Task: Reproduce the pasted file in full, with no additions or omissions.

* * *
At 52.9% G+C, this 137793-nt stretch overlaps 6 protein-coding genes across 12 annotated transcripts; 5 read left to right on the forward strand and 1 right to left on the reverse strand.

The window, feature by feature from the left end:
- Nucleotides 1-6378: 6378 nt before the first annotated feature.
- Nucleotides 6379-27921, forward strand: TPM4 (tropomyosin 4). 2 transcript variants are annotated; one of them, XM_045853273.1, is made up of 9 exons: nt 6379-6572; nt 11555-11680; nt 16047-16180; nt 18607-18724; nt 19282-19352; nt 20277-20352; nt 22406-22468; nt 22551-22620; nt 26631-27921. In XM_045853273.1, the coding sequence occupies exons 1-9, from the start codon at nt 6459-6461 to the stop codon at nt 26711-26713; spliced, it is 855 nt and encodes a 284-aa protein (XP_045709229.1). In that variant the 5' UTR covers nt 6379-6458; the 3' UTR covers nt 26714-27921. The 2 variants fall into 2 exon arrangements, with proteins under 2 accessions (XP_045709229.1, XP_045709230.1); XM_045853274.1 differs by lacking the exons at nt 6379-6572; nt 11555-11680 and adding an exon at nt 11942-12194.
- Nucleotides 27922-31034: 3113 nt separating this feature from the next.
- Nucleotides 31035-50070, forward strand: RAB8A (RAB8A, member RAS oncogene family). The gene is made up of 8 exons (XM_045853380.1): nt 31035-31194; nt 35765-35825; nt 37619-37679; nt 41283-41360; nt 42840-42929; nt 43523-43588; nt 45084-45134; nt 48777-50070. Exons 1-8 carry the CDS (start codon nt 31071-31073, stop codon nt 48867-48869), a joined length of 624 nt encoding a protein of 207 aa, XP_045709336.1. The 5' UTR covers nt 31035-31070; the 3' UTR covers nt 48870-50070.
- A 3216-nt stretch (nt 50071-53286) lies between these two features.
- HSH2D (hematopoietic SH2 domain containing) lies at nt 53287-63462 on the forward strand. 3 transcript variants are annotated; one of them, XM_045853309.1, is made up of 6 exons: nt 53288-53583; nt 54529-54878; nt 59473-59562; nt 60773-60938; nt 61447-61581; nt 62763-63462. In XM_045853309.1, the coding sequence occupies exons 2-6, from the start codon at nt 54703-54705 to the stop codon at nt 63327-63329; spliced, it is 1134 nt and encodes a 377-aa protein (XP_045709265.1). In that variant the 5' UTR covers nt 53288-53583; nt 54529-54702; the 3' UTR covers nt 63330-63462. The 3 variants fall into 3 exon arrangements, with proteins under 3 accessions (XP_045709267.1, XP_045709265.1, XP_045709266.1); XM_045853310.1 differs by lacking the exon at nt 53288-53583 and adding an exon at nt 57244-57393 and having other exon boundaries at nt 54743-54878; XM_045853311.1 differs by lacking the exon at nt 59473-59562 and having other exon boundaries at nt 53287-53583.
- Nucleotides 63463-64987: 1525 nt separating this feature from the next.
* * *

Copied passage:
At 52.9% G+C, this 137793-nt stretch overlaps 6 protein-coding genes across 12 annotated transcripts; 5 read left to right on the forward strand and 1 right to left on the reverse strand.

The window, feature by feature from the left end:
- Nucleotides 1-6378: 6378 nt before the first annotated feature.
- Nucleotides 6379-27921, forward strand: TPM4 (tropomyosin 4). 2 transcript variants are annotated; one of them, XM_045853273.1, is made up of 9 exons: nt 6379-6572; nt 11555-11680; nt 16047-16180; nt 18607-18724; nt 19282-19352; nt 20277-20352; nt 22406-22468; nt 22551-22620; nt 26631-27921. In XM_045853273.1, the coding sequence occupies exons 1-9, from the start codon at nt 6459-6461 to the stop codon at nt 26711-26713; spliced, it is 855 nt and encodes a 284-aa protein (XP_045709229.1). In that variant the 5' UTR covers nt 6379-6458; the 3' UTR covers nt 26714-27921. The 2 variants fall into 2 exon arrangements, with proteins under 2 accessions (XP_045709229.1, XP_045709230.1); XM_045853274.1 differs by lacking the exons at nt 6379-6572; nt 11555-11680 and adding an exon at nt 11942-12194.
- Nucleotides 27922-31034: 3113 nt separating this feature from the next.
- Nucleotides 31035-50070, forward strand: RAB8A (RAB8A, member RAS oncogene family). The gene is made up of 8 exons (XM_045853380.1): nt 31035-31194; nt 35765-35825; nt 37619-37679; nt 41283-41360; nt 42840-42929; nt 43523-43588; nt 45084-45134; nt 48777-50070. Exons 1-8 carry the CDS (start codon nt 31071-31073, stop codon nt 48867-48869), a joined length of 624 nt encoding a protein of 207 aa, XP_045709336.1. The 5' UTR covers nt 31035-31070; the 3' UTR covers nt 48870-50070.
- A 3216-nt stretch (nt 50071-53286) lies between these two features.
- HSH2D (hematopoietic SH2 domain containing) lies at nt 53287-63462 on the forward strand. 3 transcript variants are annotated; one of them, XM_045853309.1, is made up of 6 exons: nt 53288-53583; nt 54529-54878; nt 59473-59562; nt 60773-60938; nt 61447-61581; nt 62763-63462. In XM_045853309.1, the coding sequence occupies exons 2-6, from the start codon at nt 54703-54705 to the stop codon at nt 63327-63329; spliced, it is 1134 nt and encodes a 377-aa protein (XP_045709265.1). In that variant the 5' UTR covers nt 53288-53583; nt 54529-54702; the 3' UTR covers nt 63330-63462. The 3 variants fall into 3 exon arrangements, with proteins under 3 accessions (XP_045709267.1, XP_045709265.1, XP_045709266.1); XM_045853310.1 differs by lacking the exon at nt 53288-53583 and adding an exon at nt 57244-57393 and having other exon boundaries at nt 54743-54878; XM_045853311.1 differs by lacking the exon at nt 59473-59562 and having other exon boundaries at nt 53287-53583.
- Nucleotides 63463-64987: 1525 nt separating this feature from the next.